• Gas
  • Plane Tickets
  • Food
  • Taking Clients Out
  • Passport fees
  • Training
  • Supplies
  • Etc.

Obviously, these provisions are going to have a pretty substantial impact on salespeople in the field. The average salesperson drives upwards of 500 miles per week and with gas costing an average of $3 per gallon, salespeople are shelling out an average of $60 per week. That may not seem like a lot but it adds up over a year to $3000 dollars just in gas costs. That’s not including the wear and tear on the vehicle that comes from the 25,000 miles they drive annually on average for work.

You can see how driving miles add up pretty quickly for an outside salesperson. All of the expenses with the job always seem to stack up at a staggering rate and for those who don’t work at companies who cover everything, which is often the case, salespeople used to lean on tax deductions. That is no longer an option. Outside salespeople will be left to shoulder these costs themselves and have to take all of these calculations into account.


What to Do About Changes to the Tax Bill


It’s clear that as a salesperson, the less money you have to spend on job-related activities, the more money you’ll have in your pocket. At the same time, you don't want to be doing less work, meeting with clients and prospects less, or cutting down on your work ethic. All of that will lead to significant declines in performance and that's obviously no good. So what’s the answer?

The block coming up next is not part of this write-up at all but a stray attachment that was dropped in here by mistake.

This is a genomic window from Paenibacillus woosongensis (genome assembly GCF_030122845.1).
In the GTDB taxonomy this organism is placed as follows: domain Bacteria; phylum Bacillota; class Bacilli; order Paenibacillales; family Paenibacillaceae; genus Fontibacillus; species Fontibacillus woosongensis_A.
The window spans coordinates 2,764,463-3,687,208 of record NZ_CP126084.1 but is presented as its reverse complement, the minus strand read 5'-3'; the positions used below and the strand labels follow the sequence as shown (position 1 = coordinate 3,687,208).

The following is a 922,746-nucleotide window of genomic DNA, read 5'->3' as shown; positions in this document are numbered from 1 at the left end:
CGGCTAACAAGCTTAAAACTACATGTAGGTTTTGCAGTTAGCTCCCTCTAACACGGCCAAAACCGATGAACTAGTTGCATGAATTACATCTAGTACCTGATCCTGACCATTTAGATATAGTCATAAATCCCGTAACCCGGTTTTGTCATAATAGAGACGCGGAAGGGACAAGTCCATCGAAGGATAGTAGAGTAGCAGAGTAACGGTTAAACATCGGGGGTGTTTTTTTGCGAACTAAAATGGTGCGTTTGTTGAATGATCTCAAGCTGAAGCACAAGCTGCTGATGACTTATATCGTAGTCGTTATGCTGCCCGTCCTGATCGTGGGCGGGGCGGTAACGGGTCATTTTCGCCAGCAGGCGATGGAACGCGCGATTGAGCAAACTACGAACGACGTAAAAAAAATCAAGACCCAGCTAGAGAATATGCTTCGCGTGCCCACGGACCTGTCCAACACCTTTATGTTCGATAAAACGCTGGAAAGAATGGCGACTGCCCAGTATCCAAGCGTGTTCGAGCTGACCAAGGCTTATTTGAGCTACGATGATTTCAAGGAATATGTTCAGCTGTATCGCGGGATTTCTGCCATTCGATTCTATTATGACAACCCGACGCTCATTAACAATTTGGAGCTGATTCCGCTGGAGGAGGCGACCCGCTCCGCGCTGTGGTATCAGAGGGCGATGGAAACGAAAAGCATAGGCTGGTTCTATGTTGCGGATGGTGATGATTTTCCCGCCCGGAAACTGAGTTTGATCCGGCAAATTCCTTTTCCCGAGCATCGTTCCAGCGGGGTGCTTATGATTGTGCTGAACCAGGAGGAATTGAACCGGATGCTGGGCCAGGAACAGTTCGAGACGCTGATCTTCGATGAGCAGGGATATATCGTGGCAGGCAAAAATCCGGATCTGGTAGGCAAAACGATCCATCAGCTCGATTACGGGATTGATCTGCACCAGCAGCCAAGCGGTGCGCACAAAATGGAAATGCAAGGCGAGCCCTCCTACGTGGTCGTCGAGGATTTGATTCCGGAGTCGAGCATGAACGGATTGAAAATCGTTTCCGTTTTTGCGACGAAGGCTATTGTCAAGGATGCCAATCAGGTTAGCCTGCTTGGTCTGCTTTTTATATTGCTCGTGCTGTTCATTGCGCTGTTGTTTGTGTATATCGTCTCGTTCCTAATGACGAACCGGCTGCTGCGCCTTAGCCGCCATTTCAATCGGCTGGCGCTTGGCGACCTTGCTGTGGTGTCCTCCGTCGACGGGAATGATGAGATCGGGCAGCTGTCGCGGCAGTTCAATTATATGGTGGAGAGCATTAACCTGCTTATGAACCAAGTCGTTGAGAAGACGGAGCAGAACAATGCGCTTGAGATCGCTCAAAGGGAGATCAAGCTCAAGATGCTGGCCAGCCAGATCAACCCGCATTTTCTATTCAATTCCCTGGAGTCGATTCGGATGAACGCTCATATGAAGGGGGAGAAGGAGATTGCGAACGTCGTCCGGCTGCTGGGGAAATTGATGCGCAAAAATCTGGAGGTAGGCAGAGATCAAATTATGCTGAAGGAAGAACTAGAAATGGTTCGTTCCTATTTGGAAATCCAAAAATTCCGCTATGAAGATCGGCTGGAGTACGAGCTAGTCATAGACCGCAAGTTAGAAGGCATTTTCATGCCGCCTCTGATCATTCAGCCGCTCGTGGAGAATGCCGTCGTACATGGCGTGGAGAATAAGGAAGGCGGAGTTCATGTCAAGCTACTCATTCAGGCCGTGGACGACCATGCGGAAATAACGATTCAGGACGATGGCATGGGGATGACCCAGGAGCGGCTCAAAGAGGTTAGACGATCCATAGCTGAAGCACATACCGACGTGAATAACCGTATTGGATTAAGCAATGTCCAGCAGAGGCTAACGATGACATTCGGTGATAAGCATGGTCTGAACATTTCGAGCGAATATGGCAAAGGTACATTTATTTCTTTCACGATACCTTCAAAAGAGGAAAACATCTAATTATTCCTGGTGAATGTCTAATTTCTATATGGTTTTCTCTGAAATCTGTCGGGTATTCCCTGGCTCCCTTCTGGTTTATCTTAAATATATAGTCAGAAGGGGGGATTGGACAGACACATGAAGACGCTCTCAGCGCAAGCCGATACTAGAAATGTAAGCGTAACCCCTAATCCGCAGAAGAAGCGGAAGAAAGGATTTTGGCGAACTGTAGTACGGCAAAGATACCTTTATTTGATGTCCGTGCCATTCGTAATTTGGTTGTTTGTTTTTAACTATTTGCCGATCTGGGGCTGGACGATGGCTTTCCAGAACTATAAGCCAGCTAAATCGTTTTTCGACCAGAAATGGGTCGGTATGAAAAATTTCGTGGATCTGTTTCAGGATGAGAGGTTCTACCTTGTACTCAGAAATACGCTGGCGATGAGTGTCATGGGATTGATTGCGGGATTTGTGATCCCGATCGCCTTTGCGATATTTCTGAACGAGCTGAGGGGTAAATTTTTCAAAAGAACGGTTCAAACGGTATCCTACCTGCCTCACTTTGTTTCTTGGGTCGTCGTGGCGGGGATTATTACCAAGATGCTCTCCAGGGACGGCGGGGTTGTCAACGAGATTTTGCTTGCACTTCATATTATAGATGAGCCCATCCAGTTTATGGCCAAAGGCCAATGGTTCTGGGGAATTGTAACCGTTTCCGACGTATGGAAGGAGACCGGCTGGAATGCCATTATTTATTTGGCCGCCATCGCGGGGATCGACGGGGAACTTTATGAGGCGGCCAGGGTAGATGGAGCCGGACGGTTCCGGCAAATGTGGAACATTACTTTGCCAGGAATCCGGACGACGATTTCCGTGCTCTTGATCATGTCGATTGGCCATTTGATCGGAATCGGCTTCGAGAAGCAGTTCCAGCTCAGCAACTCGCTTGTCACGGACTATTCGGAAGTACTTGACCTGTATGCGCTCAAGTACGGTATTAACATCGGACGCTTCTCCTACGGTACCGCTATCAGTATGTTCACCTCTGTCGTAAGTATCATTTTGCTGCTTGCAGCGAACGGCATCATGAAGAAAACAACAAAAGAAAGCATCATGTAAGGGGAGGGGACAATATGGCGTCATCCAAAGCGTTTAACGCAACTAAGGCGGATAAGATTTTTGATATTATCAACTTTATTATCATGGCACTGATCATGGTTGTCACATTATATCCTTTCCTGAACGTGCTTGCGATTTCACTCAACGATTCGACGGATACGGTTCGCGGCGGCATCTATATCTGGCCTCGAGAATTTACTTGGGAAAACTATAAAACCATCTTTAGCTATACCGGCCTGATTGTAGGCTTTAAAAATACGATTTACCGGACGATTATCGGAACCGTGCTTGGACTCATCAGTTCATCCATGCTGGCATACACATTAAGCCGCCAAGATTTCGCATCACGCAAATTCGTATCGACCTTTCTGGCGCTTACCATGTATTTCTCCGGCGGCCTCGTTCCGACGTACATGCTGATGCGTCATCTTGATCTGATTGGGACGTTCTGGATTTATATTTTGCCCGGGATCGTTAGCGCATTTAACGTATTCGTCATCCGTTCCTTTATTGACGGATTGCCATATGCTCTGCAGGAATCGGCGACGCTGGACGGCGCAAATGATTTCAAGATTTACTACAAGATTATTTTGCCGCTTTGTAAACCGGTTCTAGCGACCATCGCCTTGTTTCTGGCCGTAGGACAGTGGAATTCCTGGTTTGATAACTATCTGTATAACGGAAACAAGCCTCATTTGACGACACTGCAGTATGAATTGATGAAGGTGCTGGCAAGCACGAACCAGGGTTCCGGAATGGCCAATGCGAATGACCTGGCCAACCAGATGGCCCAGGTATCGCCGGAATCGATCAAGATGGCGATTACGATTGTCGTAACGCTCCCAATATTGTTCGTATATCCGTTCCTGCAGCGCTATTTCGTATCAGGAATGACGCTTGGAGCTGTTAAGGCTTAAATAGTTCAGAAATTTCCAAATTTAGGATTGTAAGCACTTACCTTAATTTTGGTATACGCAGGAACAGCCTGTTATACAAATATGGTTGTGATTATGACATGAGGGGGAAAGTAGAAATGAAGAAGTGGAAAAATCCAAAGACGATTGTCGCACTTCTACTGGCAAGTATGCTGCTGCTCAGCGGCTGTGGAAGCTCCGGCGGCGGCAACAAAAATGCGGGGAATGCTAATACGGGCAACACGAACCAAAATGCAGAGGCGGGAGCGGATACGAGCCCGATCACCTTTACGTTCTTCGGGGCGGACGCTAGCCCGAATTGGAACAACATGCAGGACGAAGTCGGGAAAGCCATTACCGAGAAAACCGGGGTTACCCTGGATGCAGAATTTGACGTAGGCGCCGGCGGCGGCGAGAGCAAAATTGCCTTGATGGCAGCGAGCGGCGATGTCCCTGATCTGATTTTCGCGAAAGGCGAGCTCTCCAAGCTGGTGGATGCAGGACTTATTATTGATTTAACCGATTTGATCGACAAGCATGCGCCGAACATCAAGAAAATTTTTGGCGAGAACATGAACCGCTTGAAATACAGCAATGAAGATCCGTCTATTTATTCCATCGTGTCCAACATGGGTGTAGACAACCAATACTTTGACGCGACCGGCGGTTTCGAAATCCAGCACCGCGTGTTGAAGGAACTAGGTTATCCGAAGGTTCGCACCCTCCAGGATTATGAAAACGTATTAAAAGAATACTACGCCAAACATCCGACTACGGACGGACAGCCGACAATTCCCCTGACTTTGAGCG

The key is one word, efficiency. That doesn't mean navigating between meetings to make sure you get there efficiently: it means optimizing your entire route, your entire day, and your entire approach. Efficiency means following up with prospects when you're supposed to rather than forgetting and having to add it to the end of the week. It means, knowing the area so you can check in on nearby clients while you’re there without having to make another trip out specifically for them.

It doesn’t mean sitting in your car after every single meeting to manually log check-ins, burning gas the entire time. You have to be much more conscious about your time, energy, and money while you're out in the field.

Thankfully, there are tools that can help you make the most of your time and money. Sales efficiency tools can help you spend as little as possible while still exceeding your sales goals. Not only will you save on expenses, but you can be faster and more effective than ever.

So it's clear now that, due to this tax bill, salespeople are going to suffer a bit when it comes to work-related deductions. We’ve shown that the only real workaround is to try your best to cut down on these work-related costs while not sacrificing your clients or which leads us back to one keyword: efficiency. Well here at Map My Customers, our goal throughout our company is to provide a suite of effective tools that will cut costs, save time, and boost face time with clients. If you’re looking for a way to boost sales, give Map My Customers a try.